Cat5 CableCat5 cable is broken into two separate categories: Cat5 and Cat5E cables. Cat5 has become obsolete in recent years, due to its limitations compared to Cat5E and Cat6 cables. Although the Cat5 cable can handle up to 10/100 Mbps at a 100MHz bandwidth (which was once considered quite efficient), the newer versions of Cat cables are significantly faster.Cat5E cable (which stands for “Cat5 Enhanced”) became the standard cable about 15 years ago and offers significantly improved performance over the old Cat5 cable, including up to 10 times faster speeds and a significantly greater ability to traverse distances without being impacted by crosstalk.Cat6 CableCat6 cables have been around for only a few years less than Cat5E cables. However, they have primarily been used as the backbone to networks, instead of being run to workstations themselves. The reason for this (beyond cost) is the fact that, while Cat6 cables can handle up to 10 Gigabits of data, that bandwidth is limited to 164 feet — anything beyond that will rapidly decay to only 1 Gigabit (the same as Cat5E).Cat6A is the newest iteration and utilizes an exceptionally thick plastic casing that helps further reduce crosstalk. The biggest distinguishing difference between Cat6 and Cat6A cables is that Cat6A can maintain 10 Gigabit speeds for the full 328 feet of Ethernet cable.Ultimately, those who want to have the most “future proofed” cable will want to go with Cat6A. However, for most resident and commercial purposes, Cat5E and Cat6 cables should be more than sufficient.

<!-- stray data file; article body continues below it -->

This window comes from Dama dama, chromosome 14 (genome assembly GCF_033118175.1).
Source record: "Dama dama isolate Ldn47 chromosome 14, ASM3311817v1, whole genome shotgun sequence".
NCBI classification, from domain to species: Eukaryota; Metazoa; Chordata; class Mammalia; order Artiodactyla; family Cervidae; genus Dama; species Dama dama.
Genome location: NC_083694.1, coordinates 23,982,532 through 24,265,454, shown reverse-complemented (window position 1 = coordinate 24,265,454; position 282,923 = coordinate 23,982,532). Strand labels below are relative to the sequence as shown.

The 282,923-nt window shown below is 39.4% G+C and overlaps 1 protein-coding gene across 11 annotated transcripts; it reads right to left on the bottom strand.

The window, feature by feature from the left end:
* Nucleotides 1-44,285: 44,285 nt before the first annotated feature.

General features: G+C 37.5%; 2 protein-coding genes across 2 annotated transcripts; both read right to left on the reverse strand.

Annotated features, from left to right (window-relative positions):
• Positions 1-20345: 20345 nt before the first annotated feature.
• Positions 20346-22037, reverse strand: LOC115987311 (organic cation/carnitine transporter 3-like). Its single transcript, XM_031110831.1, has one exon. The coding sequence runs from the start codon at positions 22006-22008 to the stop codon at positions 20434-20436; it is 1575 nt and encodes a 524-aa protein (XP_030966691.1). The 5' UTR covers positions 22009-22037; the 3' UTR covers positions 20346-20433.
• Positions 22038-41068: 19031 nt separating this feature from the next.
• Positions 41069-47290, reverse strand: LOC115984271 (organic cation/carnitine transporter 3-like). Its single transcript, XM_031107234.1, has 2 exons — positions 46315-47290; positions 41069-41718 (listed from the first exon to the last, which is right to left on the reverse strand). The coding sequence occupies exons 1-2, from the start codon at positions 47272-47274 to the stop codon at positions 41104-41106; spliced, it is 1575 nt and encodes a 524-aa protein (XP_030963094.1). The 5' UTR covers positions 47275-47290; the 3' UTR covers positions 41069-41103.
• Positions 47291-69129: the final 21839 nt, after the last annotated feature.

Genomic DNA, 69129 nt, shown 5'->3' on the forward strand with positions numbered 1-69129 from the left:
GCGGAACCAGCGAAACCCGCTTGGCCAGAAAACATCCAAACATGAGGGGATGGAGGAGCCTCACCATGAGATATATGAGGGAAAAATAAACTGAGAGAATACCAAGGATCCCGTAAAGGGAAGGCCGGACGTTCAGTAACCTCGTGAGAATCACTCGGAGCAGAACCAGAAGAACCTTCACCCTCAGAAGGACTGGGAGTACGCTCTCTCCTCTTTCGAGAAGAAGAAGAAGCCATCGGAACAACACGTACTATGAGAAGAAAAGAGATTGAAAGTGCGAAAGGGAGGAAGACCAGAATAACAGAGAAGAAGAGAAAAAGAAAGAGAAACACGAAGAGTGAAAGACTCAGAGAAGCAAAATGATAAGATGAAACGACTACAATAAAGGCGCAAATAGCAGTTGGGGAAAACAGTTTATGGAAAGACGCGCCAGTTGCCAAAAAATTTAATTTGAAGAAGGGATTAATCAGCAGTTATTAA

Conventional fiber cabling solutions operates at high speeds and guarantees ultimate performance into future. Fiber optics can connect several local area networks within the same office building on multiple floors for high speed data connections, which allows you to run Gig speed throughout your whole network.ABIS offers fusion splicing for the lowest light loss possible and test your fiber optic network with the lasted OTDR equipment